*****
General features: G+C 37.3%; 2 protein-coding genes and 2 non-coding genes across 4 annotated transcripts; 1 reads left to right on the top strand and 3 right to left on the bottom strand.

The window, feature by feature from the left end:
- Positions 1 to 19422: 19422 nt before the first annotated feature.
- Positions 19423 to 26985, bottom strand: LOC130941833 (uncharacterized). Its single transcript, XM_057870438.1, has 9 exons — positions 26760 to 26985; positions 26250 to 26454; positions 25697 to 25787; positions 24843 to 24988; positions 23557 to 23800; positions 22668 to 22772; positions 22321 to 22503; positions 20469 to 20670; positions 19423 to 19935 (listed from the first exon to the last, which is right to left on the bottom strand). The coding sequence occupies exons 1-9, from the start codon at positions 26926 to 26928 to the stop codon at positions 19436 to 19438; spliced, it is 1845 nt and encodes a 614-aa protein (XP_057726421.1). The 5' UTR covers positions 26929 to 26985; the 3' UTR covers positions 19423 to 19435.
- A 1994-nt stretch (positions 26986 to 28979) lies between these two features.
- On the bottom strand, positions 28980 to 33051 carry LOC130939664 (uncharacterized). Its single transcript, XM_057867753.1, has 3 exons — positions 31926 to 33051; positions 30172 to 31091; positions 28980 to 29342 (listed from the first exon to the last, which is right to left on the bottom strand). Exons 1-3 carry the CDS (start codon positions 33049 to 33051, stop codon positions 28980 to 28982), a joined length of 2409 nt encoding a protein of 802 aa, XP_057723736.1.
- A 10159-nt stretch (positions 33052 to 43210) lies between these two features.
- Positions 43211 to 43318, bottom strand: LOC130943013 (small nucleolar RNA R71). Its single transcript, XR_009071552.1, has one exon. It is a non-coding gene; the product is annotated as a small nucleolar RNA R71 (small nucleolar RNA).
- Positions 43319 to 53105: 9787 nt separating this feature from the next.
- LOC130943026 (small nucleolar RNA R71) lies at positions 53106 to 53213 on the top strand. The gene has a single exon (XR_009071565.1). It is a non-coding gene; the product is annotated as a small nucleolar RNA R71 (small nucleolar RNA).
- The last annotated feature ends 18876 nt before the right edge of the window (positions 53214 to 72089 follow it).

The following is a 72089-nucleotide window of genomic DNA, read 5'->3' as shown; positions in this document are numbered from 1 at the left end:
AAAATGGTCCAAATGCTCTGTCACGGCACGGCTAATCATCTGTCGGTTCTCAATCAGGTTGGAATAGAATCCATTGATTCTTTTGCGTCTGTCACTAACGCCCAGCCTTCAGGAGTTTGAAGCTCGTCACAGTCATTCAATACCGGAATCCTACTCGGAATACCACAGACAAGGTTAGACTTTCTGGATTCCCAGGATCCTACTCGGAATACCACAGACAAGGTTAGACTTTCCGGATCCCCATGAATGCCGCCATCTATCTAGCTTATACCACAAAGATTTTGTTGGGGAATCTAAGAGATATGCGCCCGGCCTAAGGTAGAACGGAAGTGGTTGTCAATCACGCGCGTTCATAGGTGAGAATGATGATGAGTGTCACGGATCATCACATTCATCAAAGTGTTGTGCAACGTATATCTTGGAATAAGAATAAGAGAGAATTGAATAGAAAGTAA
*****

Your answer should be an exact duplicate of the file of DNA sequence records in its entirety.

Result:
General features: G+C 37.3%; 2 protein-coding genes and 2 non-coding genes across 4 annotated transcripts; 1 reads left to right on the top strand and 3 right to left on the bottom strand.

The window, feature by feature from the left end:
- Positions 1 to 19422: 19422 nt before the first annotated feature.
- Positions 19423 to 26985, bottom strand: LOC130941833 (uncharacterized). Its single transcript, XM_057870438.1, has 9 exons — positions 26760 to 26985; positions 26250 to 26454; positions 25697 to 25787; positions 24843 to 24988; positions 23557 to 23800; positions 22668 to 22772; positions 22321 to 22503; positions 20469 to 20670; positions 19423 to 19935 (listed from the first exon to the last, which is right to left on the bottom strand). The coding sequence occupies exons 1-9, from the start codon at positions 26926 to 26928 to the stop codon at positions 19436 to 19438; spliced, it is 1845 nt and encodes a 614-aa protein (XP_057726421.1). The 5' UTR covers positions 26929 to 26985; the 3' UTR covers positions 19423 to 19435.
- A 1994-nt stretch (positions 26986 to 28979) lies between these two features.
- On the bottom strand, positions 28980 to 33051 carry LOC130939664 (uncharacterized). Its single transcript, XM_057867753.1, has 3 exons — positions 31926 to 33051; positions 30172 to 31091; positions 28980 to 29342 (listed from the first exon to the last, which is right to left on the bottom strand). Exons 1-3 carry the CDS (start codon positions 33049 to 33051, stop codon positions 28980 to 28982), a joined length of 2409 nt encoding a protein of 802 aa, XP_057723736.1.
- A 10159-nt stretch (positions 33052 to 43210) lies between these two features.
- Positions 43211 to 43318, bottom strand: LOC130943013 (small nucleolar RNA R71). Its single transcript, XR_009071552.1, has one exon. It is a non-coding gene; the product is annotated as a small nucleolar RNA R71 (small nucleolar RNA).
- Positions 43319 to 53105: 9787 nt separating this feature from the next.
- LOC130943026 (small nucleolar RNA R71) lies at positions 53106 to 53213 on the top strand. The gene has a single exon (XR_009071565.1). It is a non-coding gene; the product is annotated as a small nucleolar RNA R71 (small nucleolar RNA).
- The last annotated feature ends 18876 nt before the right edge of the window (positions 53214 to 72089 follow it).

The following is a 72089-nucleotide window of genomic DNA, read 5'->3' as shown; positions in this document are numbered from 1 at the left end:
AAAATGGTCCAAATGCTCTGTCACGGCACGGCTAATCATCTGTCGGTTCTCAATCAGGTTGGAATAGAATCCATTGATTCTTTTGCGTCTGTCACTAACGCCCAGCCTTCAGGAGTTTGAAGCTCGTCACAGTCATTCAATACCGGAATCCTACTCGGAATACCACAGACAAGGTTAGACTTTCTGGATTCCCAGGATCCTACTCGGAATACCACAGACAAGGTTAGACTTTCCGGATCCCCATGAATGCCGCCATCTATCTAGCTTATACCACAAAGATTTTGTTGGGGAATCTAAGAGATATGCGCCCGGCCTAAGGTAGAACGGAAGTGGTTGTCAATCACGCGCGTTCATAGGTGAGAATGATGATGAGTGTCACGGATCATCACATTCATCAAAGTGTTGTGCAACGTATATCTTGGAATAAGAATAAGAGAGAATTGAATAGAAAGTAA